Cluster balloonist in bid to cross Atlantic

Jonathan Trappe takes off from Maine, carried by 370 helium-filled balloons          Picture: Paul Cyr
Jonathan Trappe takes off from Maine, carried by 370 helium-filled balloons Picture: Paul Cyr
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AN AVIATOR yesterday began the world’s first attempt to cross the Atlantic ocean dangling from a massive bunch of balloons.

Cluster balloonist Jonathan Trappe, 39, achieved lift-off at 11:20am GMT in heavy fog from Caribou, Maine, in the US and is aiming for Europe.

Like a storyline from the Disney movie Up, Mr Trappe will attempt to make the 
2,500-mile solo trip, dangling from 370 balloons filled with helium.

The journey is the first of its kind and a successful crossing will see Mr Trappe fly into the history books as the first person ever to scale the ocean in a flight of this type.

Winds could see him land anywhere between Iceland and Morocco after a journey expected to take between three and five days.

Mr Trappe is relying on weather data from the meteorologist who advised Felix Baumgartner on his record-breaking skydive from the stratosphere last year.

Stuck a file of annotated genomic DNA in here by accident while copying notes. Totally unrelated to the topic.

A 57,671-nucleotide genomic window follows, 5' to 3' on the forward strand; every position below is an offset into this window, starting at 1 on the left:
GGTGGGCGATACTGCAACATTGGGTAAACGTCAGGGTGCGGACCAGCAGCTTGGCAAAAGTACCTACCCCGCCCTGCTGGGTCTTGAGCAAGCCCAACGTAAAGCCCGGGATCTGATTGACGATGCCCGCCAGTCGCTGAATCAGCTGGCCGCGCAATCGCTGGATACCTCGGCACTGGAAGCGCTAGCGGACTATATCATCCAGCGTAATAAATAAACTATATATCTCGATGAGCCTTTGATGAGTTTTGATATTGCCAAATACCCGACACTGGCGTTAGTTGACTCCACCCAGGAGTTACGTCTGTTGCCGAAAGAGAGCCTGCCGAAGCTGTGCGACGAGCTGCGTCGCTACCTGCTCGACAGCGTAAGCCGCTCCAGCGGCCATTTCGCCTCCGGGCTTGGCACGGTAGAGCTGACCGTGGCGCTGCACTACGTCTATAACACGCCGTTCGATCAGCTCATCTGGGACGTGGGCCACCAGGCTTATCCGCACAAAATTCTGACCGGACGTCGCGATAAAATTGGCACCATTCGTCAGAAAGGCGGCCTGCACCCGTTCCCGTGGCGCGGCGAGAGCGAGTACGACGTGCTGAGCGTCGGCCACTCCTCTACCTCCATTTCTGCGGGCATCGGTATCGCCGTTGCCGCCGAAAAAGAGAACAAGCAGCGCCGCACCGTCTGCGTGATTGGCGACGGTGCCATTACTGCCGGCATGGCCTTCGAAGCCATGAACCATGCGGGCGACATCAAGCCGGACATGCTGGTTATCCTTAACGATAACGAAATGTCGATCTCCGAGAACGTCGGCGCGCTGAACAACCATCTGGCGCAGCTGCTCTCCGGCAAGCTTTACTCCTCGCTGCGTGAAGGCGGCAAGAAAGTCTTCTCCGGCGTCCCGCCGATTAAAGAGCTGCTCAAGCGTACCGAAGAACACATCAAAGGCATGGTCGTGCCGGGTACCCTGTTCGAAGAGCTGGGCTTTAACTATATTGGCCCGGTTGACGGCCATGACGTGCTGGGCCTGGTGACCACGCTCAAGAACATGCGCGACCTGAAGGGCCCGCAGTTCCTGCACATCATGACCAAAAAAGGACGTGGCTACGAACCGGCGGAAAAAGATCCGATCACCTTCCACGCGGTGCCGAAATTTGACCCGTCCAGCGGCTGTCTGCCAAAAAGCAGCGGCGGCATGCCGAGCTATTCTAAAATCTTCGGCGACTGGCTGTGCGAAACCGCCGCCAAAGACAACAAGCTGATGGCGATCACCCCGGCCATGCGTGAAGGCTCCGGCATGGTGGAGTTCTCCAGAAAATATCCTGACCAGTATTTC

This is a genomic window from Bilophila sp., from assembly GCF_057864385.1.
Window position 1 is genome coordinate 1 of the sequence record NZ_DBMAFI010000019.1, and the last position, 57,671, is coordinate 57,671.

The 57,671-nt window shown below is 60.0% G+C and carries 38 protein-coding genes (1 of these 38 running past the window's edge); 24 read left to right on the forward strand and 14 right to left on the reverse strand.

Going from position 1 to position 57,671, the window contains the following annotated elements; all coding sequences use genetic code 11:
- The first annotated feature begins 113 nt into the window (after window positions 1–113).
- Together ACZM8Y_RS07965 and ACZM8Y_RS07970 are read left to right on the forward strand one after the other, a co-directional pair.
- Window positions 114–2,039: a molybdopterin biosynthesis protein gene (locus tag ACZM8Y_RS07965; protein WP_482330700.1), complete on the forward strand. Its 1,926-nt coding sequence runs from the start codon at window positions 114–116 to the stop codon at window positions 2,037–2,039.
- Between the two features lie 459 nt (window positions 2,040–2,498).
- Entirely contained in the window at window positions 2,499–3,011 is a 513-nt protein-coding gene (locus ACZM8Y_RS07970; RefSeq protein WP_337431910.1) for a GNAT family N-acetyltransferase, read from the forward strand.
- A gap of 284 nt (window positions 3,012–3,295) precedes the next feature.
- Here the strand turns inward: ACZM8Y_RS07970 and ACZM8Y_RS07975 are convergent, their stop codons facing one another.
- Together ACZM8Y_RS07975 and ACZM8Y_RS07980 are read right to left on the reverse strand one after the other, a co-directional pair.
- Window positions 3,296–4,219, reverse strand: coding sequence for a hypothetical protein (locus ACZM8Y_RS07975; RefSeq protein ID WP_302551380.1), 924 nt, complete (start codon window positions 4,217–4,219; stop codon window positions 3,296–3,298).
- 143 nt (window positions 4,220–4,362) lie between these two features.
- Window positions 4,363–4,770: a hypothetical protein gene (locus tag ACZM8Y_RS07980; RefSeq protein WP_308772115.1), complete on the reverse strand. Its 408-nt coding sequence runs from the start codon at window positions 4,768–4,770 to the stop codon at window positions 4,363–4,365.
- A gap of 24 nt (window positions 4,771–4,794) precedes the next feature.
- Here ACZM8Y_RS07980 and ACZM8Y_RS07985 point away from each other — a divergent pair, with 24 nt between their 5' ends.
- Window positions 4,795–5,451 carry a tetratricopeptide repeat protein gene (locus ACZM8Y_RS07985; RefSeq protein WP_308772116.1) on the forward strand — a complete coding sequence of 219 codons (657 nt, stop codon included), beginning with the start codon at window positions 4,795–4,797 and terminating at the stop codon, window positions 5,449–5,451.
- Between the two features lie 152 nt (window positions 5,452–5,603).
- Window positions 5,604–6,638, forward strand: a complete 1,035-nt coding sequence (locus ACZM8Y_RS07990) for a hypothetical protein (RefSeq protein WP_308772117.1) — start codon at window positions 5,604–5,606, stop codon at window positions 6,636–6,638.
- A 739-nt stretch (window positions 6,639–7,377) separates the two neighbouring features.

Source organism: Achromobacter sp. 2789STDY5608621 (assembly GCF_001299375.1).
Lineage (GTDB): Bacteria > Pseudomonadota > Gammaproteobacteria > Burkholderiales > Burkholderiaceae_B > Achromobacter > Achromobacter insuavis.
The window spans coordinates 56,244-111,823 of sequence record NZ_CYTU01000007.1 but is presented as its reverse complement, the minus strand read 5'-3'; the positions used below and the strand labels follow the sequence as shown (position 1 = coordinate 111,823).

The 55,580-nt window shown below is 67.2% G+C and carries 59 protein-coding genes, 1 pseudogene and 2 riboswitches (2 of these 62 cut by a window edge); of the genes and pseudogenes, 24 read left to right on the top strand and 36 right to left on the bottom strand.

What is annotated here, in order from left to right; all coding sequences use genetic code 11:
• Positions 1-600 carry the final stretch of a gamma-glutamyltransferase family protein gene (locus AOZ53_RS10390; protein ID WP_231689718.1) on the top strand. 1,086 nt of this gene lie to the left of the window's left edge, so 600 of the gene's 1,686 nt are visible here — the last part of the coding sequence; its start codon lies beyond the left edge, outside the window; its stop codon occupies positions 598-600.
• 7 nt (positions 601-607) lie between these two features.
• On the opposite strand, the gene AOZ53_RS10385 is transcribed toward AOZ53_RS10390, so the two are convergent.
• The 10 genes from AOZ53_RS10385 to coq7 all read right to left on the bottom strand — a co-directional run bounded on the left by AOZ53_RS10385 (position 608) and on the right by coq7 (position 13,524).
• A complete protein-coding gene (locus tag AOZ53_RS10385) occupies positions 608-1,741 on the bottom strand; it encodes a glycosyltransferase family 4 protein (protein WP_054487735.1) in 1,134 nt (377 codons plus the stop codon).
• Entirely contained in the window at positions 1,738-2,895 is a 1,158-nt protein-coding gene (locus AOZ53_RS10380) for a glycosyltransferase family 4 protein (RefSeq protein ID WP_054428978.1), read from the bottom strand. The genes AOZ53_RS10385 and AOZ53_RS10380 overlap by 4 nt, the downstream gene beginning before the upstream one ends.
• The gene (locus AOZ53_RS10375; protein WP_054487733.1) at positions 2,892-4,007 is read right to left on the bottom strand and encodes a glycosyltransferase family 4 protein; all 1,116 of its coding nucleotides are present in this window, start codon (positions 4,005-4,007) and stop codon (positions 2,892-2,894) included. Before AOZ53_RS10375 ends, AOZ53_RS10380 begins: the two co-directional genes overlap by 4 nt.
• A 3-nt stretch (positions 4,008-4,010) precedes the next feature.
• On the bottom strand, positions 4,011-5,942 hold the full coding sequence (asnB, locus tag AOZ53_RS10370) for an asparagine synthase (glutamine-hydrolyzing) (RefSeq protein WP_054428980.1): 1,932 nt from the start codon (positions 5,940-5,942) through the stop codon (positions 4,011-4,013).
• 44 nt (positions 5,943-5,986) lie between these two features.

The latest weather reports before the launch suggested winds would carry Mr Trappe and his balloons to western Europe. “Weather is absolutely the most dangerous factor,” said Mr Trappe speaking before he lifted off.

“But it’s a double-edged sword. It’s the only thing that will carry me across, but bad conditions could also ruin the attempt or endanger my life.”

Mr Trappe and his team had faced an agonising wait of more than 100 days in Caribou for weather conditions good enough to carry him.

Mr Trappe, an IT technical project manager from Raleigh, North Carolina, said: “It was nail-biting waiting for a weather window that would allow me to get up into the air and catch those transatlantic winds we’d been seeing. 

“I need to get on them and ride them across like a conveyor belt.”

During the crossing, Mr Trappe faces climbing as high as 25,000ft to ride the winds that will he hopes will propel him towards Europe.

To ascend he’ll drop ballast and will pop balloons or release them into the air if he needs to fly lower. 

Mr Trappe holds the record for the longest cluster balloon flight of 14 hours.